i failed the regualr stress test today, dr sd there were minor changes in the ekgs every 2 minutes. so now im set up for a nuclear stress test. question i have is if i already failed a reg stress test doesnt that mean im definete going to fail the nuclear also?? what does he mean by minor changes in the ekgs? he didnt elobarate
It seems like your doctor is just being cautious by ordering another exercise stress test, this one with imaging. Sensitivity of en exercise ECG is lower than that of stress imaging. The test you'll be having is much more expensive than the one you've just had, but also more accurate, yielding more information than an exercise ECG stress test. It provides a good assessment of blood flow and detects any ischemic areas within the heart.
Do you know which test you'll be having? Your doctor might decide not to put you on a treadmill. If you are physically unable to exercise, pharmacological agents will be used to simulate exercise. I don't think people can fail this particular test - one actually doesn't do anything but lie on a gurney. A drug, such as dobutamine is used to simulate exertion. There are doctors close by if needed. Prior to the test, an IV injection of a tracer is given. The subsequent imaging shows the distribution of a radiotracer throughout the left ventricle. Any areas not receiving adequate blood flow can be easily seen. The ventricle volume and ejection fraction are also determined. Images are taken again at rest. The test is an easy one to have compared to others. The only side effect I had was a nasty, long-lasting headache from the tracer. There is a small amount of radioactivity during the imaging process.
I've had both types of stress tests. Regular stress testing in unsuitable for people with abnormal baseline ECGs and in certain cirumstances, including chronic kidney disease and long-standing hypertension. The accuracy of testing in such settings varies greatly. I read that for this reason, an ECG stress test is a waste of time in people with chronic kidney disease.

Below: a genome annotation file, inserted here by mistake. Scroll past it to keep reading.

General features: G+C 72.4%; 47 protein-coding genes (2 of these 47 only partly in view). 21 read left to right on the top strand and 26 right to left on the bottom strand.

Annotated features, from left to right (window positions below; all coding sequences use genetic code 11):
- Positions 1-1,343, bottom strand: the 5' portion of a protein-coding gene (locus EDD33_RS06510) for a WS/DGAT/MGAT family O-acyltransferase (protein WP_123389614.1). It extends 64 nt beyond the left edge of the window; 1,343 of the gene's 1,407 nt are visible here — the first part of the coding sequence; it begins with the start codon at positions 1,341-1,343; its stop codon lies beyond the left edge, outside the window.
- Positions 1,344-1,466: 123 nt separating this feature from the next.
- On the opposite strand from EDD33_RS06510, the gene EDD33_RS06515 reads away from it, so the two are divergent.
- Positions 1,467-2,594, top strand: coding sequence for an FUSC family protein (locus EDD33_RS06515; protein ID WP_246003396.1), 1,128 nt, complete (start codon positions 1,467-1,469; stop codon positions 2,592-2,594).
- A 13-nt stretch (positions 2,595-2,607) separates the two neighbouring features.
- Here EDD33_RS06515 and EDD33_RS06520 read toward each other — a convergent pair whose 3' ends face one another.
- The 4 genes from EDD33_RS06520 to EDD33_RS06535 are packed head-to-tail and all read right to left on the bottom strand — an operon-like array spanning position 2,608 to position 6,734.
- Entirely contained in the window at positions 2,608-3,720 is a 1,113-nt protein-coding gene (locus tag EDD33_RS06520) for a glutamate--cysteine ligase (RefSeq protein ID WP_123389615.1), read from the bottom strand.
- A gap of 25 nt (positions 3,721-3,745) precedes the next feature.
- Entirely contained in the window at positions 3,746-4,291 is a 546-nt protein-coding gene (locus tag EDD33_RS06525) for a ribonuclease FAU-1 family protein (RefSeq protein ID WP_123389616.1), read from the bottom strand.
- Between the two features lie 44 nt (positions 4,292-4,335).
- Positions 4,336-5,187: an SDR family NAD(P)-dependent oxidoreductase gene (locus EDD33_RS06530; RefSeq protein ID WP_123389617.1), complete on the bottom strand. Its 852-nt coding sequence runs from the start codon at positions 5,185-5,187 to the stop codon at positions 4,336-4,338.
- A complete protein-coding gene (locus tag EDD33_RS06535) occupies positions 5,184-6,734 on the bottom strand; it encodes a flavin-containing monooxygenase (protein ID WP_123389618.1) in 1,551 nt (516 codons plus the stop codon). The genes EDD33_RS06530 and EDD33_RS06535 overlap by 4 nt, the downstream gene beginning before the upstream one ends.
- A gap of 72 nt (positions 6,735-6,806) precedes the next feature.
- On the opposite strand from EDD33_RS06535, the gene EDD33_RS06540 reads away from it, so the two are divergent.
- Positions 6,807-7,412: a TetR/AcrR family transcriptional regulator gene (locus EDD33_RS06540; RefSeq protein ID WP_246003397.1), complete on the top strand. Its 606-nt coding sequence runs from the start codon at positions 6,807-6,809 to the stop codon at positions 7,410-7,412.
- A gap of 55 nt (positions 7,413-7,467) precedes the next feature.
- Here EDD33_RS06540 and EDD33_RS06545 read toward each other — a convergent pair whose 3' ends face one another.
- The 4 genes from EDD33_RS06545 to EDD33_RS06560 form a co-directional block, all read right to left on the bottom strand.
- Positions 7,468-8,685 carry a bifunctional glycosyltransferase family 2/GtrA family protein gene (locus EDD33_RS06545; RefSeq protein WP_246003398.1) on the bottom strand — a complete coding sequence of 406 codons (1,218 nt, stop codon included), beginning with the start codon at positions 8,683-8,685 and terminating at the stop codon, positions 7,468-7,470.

I don't think you will fail this test so don't worry. Let us know how it goes. Good luck!
Last edited by flowergirl2day; 04-01-2009 at 11:37 PM.
As you say, the symptoms can be really strange and inconsistent. Pain comes and goes and so do all the weird sensations. While some of these manifestations are brought on by exertion, others are not. I wonder if it is "normal" to experience several different types and levels of chest pain.
As for the ECG abnormalities, unbalanced electrolytes (K) will cause changes and so will some rx drugs. That is why people are asked to stop their beta blocker a few days prior to the stress test.
Your doctor did not elaborate on his statement because he is not sure about the reliability of the ECG. That is why a better test is needed. You'll be fine.
does an abnormal exercise stress test mean that it can only be blocked artieries or could it be other problems? if so what else could be wrong
There are many variables in exercise stress testing. The unfavorable variables include angina and ischemic ECG changes during exercise, complex ventricular arrhythmias at low exercise workloads, fall in blood pressure during exercise, abnormal heart rate recovery and inability to increase the heart rate or systolic blood pressure with increased workloads. Functional capacity is probably the most important variable.
Normal, healthy people show ECG changes during exercise. Factors associated with changes that might be seen on an exercise ECG in people with potential problems are listed above. Myocardial ischemia manifests itself as angina at low exercise workloads and could represent an increased risk of a multivessel coronary disease or vasospasm. Wall motion abnormalities from a prior MI can be seen, as can ventricular arrhythmias.
One thing to remember is that the sensitivity and specificity of this test can be as low as 68-77% for obstructive CAD of more than 70%. So, false positives or negatives are possible. Sensitivity to detect CAD increases with the severity of narrowing of blood vessel, or when multiple vessels are involved.
Abnormalities in baseline (rest) ECG from conditions such as left bundle branch block, Wolff-Parkinson-White syndrome, left ventricular hypertrophy and digitalis therapy reduce the specificity of exercise test to exclude CAD. In these circumstances, it is best to use exercise stress tests with imaging. Other factors that can give a false positive result are severe anemia, low potassium, oxygen deficiency and MVP. So, the abnormalities on your ECG might not mean anything more than a low potassium level, which is easily corrected. Or, a false positive result, given the limitations of these tests. You'll just have to wait and see. Try not to worry too much! Meanwhile, read about the specificity and sensitivity of stress exercise ECG testing and you'll feel beter.
That is correct, according to my favorite book about cardiology, titled Cardiovascular Medicine, written by many experts in the field, edited by Willerson, Cohn, Wellens Holmes Jr. It covers every cardiology topic imaginable. It is huge (3000 pages) and heavy, so a bit awkward to read. Two volumes, instead of a single one, would have made more sense.
You'll have a better idea where you stand after your nuclear exercise stress test. I hope things will go well for you and that you'll get a clean bill of health. Good luck!